In 1983 the unassembled parts kit IMSAI8080 was $699 and the fully assembled was $931 which adjusted for inflation in 2020 is $1608 and $2,396 respectively.
It was very much a luxury item as the minimum wage was a meager $3.35 an hour
Parecía un sintetizador.
the first ad I sw for IMSAI was PE in 76. at that time I was using IBM System 3 MOD 10 while the match depart had HP 2000 C. it was insane what we were doing on these machines using 2.2MB disk drive and 32KB of memory. We programed in BAL, Fortan, COBOL lvl 1 and RPG II. The HP had 10MB packs and 64KB. with 32 user and programed in BASIC. While we talked about having computers on our desk with as much power as IBM 370 and disk driver the size of credit card. We dream of GB of drive and MB of memory. by 79 TI had the TI-990 with 1MB memory and 200MG drives. By 89 they were 32MB memory and 200MB 1" by 5.25" running at 1GH. the system 3 ran At 1MH. Try writing a program in 16K to print PI to endless number of places. to print on 132 Column line printer. we got 6 pages after letting it run for a week.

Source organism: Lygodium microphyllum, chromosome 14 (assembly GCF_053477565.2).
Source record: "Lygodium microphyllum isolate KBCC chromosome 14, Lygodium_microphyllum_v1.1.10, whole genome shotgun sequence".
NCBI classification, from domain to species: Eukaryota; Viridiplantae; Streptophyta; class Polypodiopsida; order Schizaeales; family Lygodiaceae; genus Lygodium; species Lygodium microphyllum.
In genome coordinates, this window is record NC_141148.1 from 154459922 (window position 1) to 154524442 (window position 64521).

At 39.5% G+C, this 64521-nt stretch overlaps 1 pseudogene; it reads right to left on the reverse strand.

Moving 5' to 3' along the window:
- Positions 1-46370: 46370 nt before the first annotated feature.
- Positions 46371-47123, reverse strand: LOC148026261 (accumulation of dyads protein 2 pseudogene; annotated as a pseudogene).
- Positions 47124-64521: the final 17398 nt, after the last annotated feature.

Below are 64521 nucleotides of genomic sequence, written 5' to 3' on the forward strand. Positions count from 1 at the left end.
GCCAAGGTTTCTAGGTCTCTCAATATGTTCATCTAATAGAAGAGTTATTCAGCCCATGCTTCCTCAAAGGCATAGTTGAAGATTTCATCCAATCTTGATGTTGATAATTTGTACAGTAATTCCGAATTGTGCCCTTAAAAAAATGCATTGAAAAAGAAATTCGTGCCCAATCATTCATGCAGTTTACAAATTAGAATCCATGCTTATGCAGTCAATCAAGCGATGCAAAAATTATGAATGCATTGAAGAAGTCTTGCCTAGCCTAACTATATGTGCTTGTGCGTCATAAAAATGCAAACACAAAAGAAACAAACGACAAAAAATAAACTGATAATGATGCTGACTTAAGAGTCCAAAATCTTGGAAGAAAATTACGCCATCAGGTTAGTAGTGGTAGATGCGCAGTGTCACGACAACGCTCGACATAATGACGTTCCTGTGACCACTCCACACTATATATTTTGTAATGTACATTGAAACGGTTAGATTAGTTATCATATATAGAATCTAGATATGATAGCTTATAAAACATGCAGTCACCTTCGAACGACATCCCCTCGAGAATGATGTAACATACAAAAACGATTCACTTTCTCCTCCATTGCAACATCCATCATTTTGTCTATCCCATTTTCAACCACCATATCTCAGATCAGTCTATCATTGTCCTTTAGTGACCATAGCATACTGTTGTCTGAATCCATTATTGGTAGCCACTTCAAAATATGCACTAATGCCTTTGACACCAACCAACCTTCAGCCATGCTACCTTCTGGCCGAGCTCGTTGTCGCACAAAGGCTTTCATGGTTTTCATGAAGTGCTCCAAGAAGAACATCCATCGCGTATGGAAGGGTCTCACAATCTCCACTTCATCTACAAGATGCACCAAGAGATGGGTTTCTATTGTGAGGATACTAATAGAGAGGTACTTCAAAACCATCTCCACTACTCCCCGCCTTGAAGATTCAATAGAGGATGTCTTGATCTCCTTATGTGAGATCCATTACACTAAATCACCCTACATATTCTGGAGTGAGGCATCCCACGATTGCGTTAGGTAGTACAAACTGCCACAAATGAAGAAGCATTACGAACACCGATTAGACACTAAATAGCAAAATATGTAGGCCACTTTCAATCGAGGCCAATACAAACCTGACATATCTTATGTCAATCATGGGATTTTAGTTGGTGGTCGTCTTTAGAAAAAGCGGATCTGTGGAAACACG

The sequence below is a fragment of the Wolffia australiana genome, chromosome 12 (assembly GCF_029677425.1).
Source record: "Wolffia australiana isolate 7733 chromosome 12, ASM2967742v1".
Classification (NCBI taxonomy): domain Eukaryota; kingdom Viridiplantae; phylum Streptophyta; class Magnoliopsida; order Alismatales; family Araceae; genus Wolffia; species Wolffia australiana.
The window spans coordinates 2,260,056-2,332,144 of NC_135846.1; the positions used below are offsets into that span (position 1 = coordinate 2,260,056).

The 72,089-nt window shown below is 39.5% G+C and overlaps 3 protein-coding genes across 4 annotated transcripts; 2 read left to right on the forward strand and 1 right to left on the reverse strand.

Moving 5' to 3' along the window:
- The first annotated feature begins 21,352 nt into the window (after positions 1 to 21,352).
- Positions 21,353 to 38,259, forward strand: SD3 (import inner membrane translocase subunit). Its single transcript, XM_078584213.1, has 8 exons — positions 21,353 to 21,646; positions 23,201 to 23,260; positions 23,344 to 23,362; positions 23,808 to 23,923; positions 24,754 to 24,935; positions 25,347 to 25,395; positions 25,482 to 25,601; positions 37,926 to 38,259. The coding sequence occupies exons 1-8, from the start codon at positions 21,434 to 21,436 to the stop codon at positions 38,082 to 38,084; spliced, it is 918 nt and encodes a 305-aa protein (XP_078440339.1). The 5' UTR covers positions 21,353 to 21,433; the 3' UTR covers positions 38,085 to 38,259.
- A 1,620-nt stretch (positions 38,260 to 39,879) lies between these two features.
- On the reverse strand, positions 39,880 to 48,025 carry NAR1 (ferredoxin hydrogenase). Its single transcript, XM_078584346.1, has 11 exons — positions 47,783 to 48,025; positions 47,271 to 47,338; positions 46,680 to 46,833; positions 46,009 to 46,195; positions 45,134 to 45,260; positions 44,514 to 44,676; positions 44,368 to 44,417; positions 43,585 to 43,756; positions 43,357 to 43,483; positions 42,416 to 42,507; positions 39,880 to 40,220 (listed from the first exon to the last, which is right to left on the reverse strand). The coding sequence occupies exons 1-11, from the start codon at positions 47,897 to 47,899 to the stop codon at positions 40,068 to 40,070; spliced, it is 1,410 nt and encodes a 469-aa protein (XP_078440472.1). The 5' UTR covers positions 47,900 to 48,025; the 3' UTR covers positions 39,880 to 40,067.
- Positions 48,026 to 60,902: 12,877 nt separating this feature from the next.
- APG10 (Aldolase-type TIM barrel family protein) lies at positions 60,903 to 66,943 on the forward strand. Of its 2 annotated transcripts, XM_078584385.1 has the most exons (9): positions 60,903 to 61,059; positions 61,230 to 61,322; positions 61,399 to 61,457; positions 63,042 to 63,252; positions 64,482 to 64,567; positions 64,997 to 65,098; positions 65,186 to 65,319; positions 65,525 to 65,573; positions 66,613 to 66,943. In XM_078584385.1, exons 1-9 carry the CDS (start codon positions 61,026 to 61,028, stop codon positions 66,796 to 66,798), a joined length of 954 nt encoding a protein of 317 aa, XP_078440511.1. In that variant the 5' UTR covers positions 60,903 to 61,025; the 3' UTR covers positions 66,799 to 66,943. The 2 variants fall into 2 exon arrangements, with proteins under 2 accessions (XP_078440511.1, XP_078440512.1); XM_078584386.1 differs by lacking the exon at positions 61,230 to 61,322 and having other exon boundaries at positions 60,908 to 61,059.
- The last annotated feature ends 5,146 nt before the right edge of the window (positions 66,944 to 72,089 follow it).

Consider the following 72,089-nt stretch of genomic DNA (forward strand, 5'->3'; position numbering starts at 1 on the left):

So in the future when you guys quit sending data to other planets and grow up the data will go through the electric plug so frequency doesn't hurt the immune system of the planet brain frequency animal frequency plant frequency it's a living process